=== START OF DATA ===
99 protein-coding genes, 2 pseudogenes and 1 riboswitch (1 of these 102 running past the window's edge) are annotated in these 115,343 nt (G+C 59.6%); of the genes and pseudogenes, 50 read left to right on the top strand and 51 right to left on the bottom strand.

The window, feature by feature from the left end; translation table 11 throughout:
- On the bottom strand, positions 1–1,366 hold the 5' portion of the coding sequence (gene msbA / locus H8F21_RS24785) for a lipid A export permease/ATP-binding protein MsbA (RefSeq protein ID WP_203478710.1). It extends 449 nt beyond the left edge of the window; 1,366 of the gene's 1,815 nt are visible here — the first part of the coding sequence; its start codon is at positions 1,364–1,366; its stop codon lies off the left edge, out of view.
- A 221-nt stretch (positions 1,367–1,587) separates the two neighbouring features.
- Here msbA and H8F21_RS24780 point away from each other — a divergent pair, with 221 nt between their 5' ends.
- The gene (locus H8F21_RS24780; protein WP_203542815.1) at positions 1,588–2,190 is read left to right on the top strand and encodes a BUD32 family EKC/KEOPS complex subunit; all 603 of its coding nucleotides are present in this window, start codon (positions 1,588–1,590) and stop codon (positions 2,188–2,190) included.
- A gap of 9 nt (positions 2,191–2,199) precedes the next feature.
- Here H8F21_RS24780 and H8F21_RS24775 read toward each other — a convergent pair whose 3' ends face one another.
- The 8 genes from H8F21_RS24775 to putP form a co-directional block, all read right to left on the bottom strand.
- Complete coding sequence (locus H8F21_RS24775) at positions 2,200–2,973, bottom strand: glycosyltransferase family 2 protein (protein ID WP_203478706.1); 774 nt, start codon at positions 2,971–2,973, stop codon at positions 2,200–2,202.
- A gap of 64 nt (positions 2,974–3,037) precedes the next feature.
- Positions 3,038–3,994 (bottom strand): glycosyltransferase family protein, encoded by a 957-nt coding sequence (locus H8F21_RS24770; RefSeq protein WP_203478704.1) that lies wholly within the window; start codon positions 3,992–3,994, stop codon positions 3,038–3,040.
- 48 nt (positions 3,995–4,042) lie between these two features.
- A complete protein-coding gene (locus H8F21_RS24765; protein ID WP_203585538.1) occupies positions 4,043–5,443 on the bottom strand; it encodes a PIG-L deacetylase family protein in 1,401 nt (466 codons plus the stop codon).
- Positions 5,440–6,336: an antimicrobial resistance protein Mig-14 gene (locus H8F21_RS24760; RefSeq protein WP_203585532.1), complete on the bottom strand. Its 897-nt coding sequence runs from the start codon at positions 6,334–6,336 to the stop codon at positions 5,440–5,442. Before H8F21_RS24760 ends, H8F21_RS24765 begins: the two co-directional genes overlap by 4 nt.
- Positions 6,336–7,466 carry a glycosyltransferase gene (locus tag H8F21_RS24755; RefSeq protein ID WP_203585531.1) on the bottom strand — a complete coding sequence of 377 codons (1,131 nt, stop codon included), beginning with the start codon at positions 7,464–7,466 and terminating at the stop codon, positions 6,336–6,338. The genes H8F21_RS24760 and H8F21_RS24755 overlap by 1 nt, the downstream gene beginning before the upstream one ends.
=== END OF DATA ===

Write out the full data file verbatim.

99 protein-coding genes, 2 pseudogenes and 1 riboswitch (1 of these 102 running past the window's edge) are annotated in these 115,343 nt (G+C 59.6%); of the genes and pseudogenes, 50 read left to right on the top strand and 51 right to left on the bottom strand.

The window, feature by feature from the left end; translation table 11 throughout:
- On the bottom strand, positions 1–1,366 hold the 5' portion of the coding sequence (gene msbA / locus H8F21_RS24785) for a lipid A export permease/ATP-binding protein MsbA (RefSeq protein ID WP_203478710.1). It extends 449 nt beyond the left edge of the window; 1,366 of the gene's 1,815 nt are visible here — the first part of the coding sequence; its start codon is at positions 1,364–1,366; its stop codon lies off the left edge, out of view.
- A 221-nt stretch (positions 1,367–1,587) separates the two neighbouring features.
- Here msbA and H8F21_RS24780 point away from each other — a divergent pair, with 221 nt between their 5' ends.
- The gene (locus H8F21_RS24780; protein WP_203542815.1) at positions 1,588–2,190 is read left to right on the top strand and encodes a BUD32 family EKC/KEOPS complex subunit; all 603 of its coding nucleotides are present in this window, start codon (positions 1,588–1,590) and stop codon (positions 2,188–2,190) included.
- A gap of 9 nt (positions 2,191–2,199) precedes the next feature.
- Here H8F21_RS24780 and H8F21_RS24775 read toward each other — a convergent pair whose 3' ends face one another.
- The 8 genes from H8F21_RS24775 to putP form a co-directional block, all read right to left on the bottom strand.
- Complete coding sequence (locus H8F21_RS24775) at positions 2,200–2,973, bottom strand: glycosyltransferase family 2 protein (protein ID WP_203478706.1); 774 nt, start codon at positions 2,971–2,973, stop codon at positions 2,200–2,202.
- A gap of 64 nt (positions 2,974–3,037) precedes the next feature.
- Positions 3,038–3,994 (bottom strand): glycosyltransferase family protein, encoded by a 957-nt coding sequence (locus H8F21_RS24770; RefSeq protein WP_203478704.1) that lies wholly within the window; start codon positions 3,992–3,994, stop codon positions 3,038–3,040.
- 48 nt (positions 3,995–4,042) lie between these two features.
- A complete protein-coding gene (locus H8F21_RS24765; protein ID WP_203585538.1) occupies positions 4,043–5,443 on the bottom strand; it encodes a PIG-L deacetylase family protein in 1,401 nt (466 codons plus the stop codon).
- Positions 5,440–6,336: an antimicrobial resistance protein Mig-14 gene (locus H8F21_RS24760; RefSeq protein WP_203585532.1), complete on the bottom strand. Its 897-nt coding sequence runs from the start codon at positions 6,334–6,336 to the stop codon at positions 5,440–5,442. Before H8F21_RS24760 ends, H8F21_RS24765 begins: the two co-directional genes overlap by 4 nt.
- Positions 6,336–7,466 carry a glycosyltransferase gene (locus tag H8F21_RS24755; RefSeq protein ID WP_203585531.1) on the bottom strand — a complete coding sequence of 377 codons (1,131 nt, stop codon included), beginning with the start codon at positions 7,464–7,466 and terminating at the stop codon, positions 6,336–6,338. The genes H8F21_RS24760 and H8F21_RS24755 overlap by 1 nt, the downstream gene beginning before the upstream one ends.